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Are you a church leader who has struggled to spark conversation with a group of teens? Or maybe you are the teenager who has been part of a failed attempt at discussion. Either way, being in a room filled with awkward silences and blank stares is not fun for anyone. 

Teenagers sometimes have a reputation for being quiet, disconnected, or uninterested. But is this true? 

Not necessarily. In fact, more than ever, teens may actually be craving an opportunity to talk about balancing school, relationships, their faith, and other challenges. A quote from a recent article on the TIME magazine website states, “American youth, especially teens, are not in good emotional shape. During the school year, their stress has edged beyond that of adults.” The article brings up serious concerns and also provides a big opportunity for churches and youth leaders to get involved.  

If you are a leader, what has been your experience connecting with teens on a deeper level? Do you find it works best to connect one-on-one or in a group setting? How do you build relationships where openness and trust can grow? 

If you are a teen or young adult, what do you wish your church understood? What kind of environment or questions are helpful? What is not a helpful approach?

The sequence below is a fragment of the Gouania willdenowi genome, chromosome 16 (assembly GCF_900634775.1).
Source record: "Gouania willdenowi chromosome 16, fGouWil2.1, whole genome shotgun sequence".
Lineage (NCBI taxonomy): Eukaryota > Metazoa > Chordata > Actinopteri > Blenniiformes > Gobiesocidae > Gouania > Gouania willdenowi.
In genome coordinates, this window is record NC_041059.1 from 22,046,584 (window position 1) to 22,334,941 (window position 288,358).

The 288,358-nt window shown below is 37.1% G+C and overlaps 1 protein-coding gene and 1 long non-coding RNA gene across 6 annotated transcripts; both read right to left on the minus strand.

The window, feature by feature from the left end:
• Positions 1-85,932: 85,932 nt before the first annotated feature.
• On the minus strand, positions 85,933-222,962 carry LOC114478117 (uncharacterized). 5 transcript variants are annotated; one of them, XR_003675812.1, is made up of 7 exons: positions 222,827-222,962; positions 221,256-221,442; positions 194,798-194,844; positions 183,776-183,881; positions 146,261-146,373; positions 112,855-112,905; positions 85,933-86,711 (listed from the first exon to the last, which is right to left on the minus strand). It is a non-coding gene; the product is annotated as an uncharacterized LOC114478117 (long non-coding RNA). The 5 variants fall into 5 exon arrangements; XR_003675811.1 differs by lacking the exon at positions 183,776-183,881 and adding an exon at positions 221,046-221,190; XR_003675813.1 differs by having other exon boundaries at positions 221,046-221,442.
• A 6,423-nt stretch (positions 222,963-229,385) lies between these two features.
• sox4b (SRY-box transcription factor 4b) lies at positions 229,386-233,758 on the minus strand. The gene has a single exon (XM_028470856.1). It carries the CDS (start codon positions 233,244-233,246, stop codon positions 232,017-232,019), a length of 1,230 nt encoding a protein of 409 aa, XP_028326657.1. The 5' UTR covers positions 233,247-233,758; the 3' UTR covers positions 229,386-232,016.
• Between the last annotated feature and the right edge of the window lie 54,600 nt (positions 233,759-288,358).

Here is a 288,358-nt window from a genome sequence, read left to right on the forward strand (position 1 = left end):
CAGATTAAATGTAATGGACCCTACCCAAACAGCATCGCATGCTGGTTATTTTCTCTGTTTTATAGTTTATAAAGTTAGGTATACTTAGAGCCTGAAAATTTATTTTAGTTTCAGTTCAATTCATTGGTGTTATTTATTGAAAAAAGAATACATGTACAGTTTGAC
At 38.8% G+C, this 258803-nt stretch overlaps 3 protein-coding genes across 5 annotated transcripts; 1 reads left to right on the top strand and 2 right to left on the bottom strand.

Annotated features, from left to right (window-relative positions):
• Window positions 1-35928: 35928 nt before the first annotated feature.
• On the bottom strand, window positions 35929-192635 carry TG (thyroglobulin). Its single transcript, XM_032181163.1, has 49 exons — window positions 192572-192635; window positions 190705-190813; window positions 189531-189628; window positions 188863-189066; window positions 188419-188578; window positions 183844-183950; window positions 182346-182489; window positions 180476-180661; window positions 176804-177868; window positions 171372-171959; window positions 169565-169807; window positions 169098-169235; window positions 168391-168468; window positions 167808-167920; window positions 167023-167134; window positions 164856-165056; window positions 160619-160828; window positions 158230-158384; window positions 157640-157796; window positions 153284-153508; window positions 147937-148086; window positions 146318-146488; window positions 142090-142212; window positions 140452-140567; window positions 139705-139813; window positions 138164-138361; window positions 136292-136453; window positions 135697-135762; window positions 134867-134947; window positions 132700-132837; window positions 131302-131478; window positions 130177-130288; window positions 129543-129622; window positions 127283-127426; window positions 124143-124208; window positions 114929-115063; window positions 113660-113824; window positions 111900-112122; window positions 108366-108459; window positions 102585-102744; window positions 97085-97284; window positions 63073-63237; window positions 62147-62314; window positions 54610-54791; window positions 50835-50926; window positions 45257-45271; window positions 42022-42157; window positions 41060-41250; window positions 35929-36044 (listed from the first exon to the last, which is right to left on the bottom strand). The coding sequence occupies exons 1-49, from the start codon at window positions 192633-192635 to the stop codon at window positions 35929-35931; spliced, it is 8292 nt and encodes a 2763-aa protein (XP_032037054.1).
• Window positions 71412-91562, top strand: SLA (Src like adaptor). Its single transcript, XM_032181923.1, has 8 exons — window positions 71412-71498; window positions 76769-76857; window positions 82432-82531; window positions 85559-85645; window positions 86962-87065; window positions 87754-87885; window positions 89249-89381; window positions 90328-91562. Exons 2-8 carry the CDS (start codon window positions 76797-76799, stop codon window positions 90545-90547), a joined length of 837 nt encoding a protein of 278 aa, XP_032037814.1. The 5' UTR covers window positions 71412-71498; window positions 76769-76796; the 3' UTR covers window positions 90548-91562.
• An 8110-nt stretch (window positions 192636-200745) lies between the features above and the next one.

I’d love to hear your ideas in the comments below! 


I have found it useful to approach one-on-one or a group in the narthex before and after services, and say, "Can I ask you guys/gals a question?" I wait for an affirmative response and then ask, "What's been the most difficult thing you are facing in your spiritual lives this week?" I wait for a response and then take off from there with a deeper level spiritual conversation. I always get a response, and the challenge is having enough time to continue the conversation because the service is starting or someone gets called to the car.


I really LOVE what Arthur Abbott said! In my experience, I have taken students out to our local coffee shop and we just sit together. I also got to their school every week. Being present in their lives has opened the (he cares) door and that has been helpful for starting the meaningful conversations. 


There is a man in my church by the name of Alvin Vandegriend. He and I have been meeting for weeks talking about payer and spiritual gifts, and one of the greatest things he told me was, "Keep track of who they are and what they do and be in prayer consistently for them. Whether they know it or not that builds a bridge between you both." 

So I guess to summarize it I would say continuously be present as much as you can(school, talking at church, events they participate in) and continuously be in prayer. That has worked for me.

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